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Book Description University Press of Mississippi, United States, 1999. Paperback. Condition: New. Complete and ed.. Language: English . Brand New Book ***** Print on Demand *****. Under the leadership of Samuel Adams, patriot propagandists deliberately and conscientiously kept the issue of slavery off the agenda as goals for freedom were set for the American Revolution. By comparing coverage in the publications of the patriot press with those of the moderate colonial press, this book finds that the patriots avoided, misinterpreted, or distorted news reports on blacks and slaves, even in the face of a vigorous antislavery movement. The Boston Gazette, the most important newspaper of the Revolution, was chief among the periodicals that dodged or excluded abolition. The author of this study shows that The Gazette misled its readers about the notable Somerset decision that led to abolition in Great Britain. She notes also that The Gazette excluded antislavery essays, even from patriots who supported abolition. No petitions written by Boston slaves were published, nor were any writings by the black poet Phillis Wheatley. The Gazette also manipulated the racial identity of Crispus Attucks, the first casualty in the Revolution. When using the word slavery, The Gazette took care to focus it not upon abolition but upon Great Britain s enslavement of its American colonies. Since propaganda on behalf of the Revolution reached a high level of sophistication, and since Boston can be considered the foundry of Revolutionary propaganda, the author writes that the omission of abolition from its agenda cannot be considered as accidental but as intentional. By the time the Revolution began, white attitudes toward blacks were firmly fixed, and these persisted long after American independence had been achieved. In Boston, notions of virtue and vigilance were shown to be negatively embodied in black colonists. These devil s imps were long represented in blackface in Boston s annual Pope Day parade. Although the leaders of the Revolution did not articulate a national vision on abolition, the colonial antislavery movement was able to achieve a degree of success but only in drives through the individual colonies. Patricia Bradley is the former director of the American Studies program at Temple University and is currently Chair of the Temple University Department of Journalism, Public Relations, and Advertising. Seller Inventory # AAV9781578062119

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Book Description University Press of Mississippi, United States, 1999. Paperback. Condition: New. Complete and ed.. Language: English . This book usually ship within 10-15 business days and we will endeavor to dispatch orders quicker than this where possible. Brand New Book. Under the leadership of Samuel Adams, patriot propagandists deliberately and conscientiously kept the issue of slavery off the agenda as goals for freedom were set for the American Revolution. By comparing coverage in the publications of the patriot press with those of the moderate colonial press, this book finds that the patriots avoided, misinterpreted, or distorted news reports on blacks and slaves, even in the face of a vigorous antislavery movement. The Boston Gazette, the most important newspaper of the Revolution, was chief among the periodicals that dodged or excluded abolition. The author of this study shows that The Gazette misled its readers about the notable Somerset decision that led to abolition in Great Britain. She notes also that The Gazette excluded antislavery essays, even from patriots who supported abolition. No petitions written by Boston slaves were published, nor were any writings by the black poet Phillis Wheatley. The Gazette also manipulated the racial identity of Crispus Attucks, the first casualty in the Revolution. When using the word slavery, The Gazette took care to focus it not upon abolition but upon Great Britain s enslavement of its American colonies. Since propaganda on behalf of the Revolution reached a high level of sophistication, and since Boston can be considered the foundry of Revolutionary propaganda, the author writes that the omission of abolition from its agenda cannot be considered as accidental but as intentional. By the time the Revolution began, white attitudes toward blacks were firmly fixed, and these persisted long after American independence had been achieved. In Boston, notions of virtue and vigilance were shown to be negatively embodied in black colonists. These devil s imps were long represented in blackface in Boston s annual Pope Day parade. Although the leaders of the Revolution did not articulate a national vision on abolition, the colonial antislavery movement was able to achieve a degree of success but only in drives through the individual colonies. Patricia Bradley is the former director of the American Studies program at Temple University and is currently Chair of the Temple University Department of Journalism, Public Relations, and Advertising. Seller Inventory # TNP9781578062119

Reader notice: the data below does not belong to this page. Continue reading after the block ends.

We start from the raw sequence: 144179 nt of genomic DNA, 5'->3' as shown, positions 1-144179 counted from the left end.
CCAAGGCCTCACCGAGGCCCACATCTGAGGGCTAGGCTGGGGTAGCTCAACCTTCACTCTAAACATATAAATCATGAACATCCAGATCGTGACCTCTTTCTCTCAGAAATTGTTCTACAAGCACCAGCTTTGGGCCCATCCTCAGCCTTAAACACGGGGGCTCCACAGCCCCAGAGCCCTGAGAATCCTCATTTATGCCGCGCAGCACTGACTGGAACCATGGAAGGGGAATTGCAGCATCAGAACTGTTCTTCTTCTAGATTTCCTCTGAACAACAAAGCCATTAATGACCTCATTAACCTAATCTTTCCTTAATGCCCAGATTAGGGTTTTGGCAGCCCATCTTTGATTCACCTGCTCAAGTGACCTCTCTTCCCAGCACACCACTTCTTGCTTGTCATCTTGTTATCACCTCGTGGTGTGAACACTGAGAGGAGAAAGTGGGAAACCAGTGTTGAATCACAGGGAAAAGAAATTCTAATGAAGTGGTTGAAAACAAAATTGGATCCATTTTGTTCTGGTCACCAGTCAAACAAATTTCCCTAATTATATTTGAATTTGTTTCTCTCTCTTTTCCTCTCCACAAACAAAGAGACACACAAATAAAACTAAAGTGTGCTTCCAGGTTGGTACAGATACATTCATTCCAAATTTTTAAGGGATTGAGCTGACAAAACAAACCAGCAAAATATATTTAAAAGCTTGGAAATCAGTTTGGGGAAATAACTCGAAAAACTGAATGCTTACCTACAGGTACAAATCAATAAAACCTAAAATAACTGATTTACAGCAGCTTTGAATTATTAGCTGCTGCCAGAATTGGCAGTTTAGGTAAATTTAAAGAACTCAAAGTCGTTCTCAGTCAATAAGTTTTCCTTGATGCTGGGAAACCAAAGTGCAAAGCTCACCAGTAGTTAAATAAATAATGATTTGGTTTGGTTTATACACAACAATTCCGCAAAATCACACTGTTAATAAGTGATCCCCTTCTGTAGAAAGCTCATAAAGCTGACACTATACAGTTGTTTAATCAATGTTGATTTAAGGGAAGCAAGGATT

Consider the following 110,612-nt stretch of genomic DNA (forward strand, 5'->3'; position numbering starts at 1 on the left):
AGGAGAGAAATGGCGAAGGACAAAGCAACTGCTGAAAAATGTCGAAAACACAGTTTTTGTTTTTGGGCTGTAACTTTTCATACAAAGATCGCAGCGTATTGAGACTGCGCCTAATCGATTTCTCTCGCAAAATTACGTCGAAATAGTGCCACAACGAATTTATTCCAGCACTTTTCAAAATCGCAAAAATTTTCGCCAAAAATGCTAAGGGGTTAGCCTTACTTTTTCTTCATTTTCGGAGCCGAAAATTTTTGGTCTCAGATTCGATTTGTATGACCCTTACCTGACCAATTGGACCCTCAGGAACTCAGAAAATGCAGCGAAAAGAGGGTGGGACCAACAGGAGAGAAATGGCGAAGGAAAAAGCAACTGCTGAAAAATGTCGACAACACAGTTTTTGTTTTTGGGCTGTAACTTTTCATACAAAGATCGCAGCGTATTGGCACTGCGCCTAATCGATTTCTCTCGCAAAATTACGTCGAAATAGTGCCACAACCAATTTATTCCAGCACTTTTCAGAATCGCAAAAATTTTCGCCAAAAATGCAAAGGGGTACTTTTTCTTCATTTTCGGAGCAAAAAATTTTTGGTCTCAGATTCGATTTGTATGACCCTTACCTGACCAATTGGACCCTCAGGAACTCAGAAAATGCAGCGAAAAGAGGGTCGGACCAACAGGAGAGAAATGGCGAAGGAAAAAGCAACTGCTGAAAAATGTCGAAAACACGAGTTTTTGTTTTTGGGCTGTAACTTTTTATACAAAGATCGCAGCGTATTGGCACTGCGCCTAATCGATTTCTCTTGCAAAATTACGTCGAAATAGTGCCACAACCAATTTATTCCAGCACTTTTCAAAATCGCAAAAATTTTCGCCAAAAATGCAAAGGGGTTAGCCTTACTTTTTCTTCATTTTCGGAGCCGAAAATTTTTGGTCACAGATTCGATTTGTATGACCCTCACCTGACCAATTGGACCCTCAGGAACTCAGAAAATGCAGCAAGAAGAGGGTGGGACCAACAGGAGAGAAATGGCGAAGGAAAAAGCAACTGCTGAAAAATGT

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Book Description University Press of Mississippi, United States, 1999. Paperback. Condition: New. Complete and ed.. Language: English . Brand New Book ***** Print on Demand *****.Under the leadership of Samuel Adams, patriot propagandists deliberately and conscientiously kept the issue of slavery off the agenda as goals for freedom were set for the American Revolution. By comparing coverage in the publications of the patriot press with those of the moderate colonial press, this book finds that the patriots avoided, misinterpreted, or distorted news reports on blacks and slaves, even in the face of a vigorous antislavery movement. The Boston Gazette, the most important newspaper of the Revolution, was chief among the periodicals that dodged or excluded abolition. The author of this study shows that The Gazette misled its readers about the notable Somerset decision that led to abolition in Great Britain. She notes also that The Gazette excluded antislavery essays, even from patriots who supported abolition. No petitions written by Boston slaves were published, nor were any writings by the black poet Phillis Wheatley. The Gazette also manipulated the racial identity of Crispus Attucks, the first casualty in the Revolution. When using the word slavery, The Gazette took care to focus it not upon abolition but upon Great Britain s enslavement of its American colonies. Since propaganda on behalf of the Revolution reached a high level of sophistication, and since Boston can be considered the foundry of Revolutionary propaganda, the author writes that the omission of abolition from its agenda cannot be considered as accidental but as intentional. By the time the Revolution began, white attitudes toward blacks were firmly fixed, and these persisted long after American independence had been achieved. In Boston, notions of virtue and vigilance were shown to be negatively embodied in black colonists. These devil s imps were long represented in blackface in Boston s annual Pope Day parade. Although the leaders of the Revolution did not articulate a national vision on abolition, the colonial antislavery movement was able to achieve a degree of success but only in drives through the individual colonies. Patricia Bradley is the former director of the American Studies program at Temple University and is currently Chair of the Temple University Department of Journalism, Public Relations, and Advertising. Seller Inventory # AAV9781578062119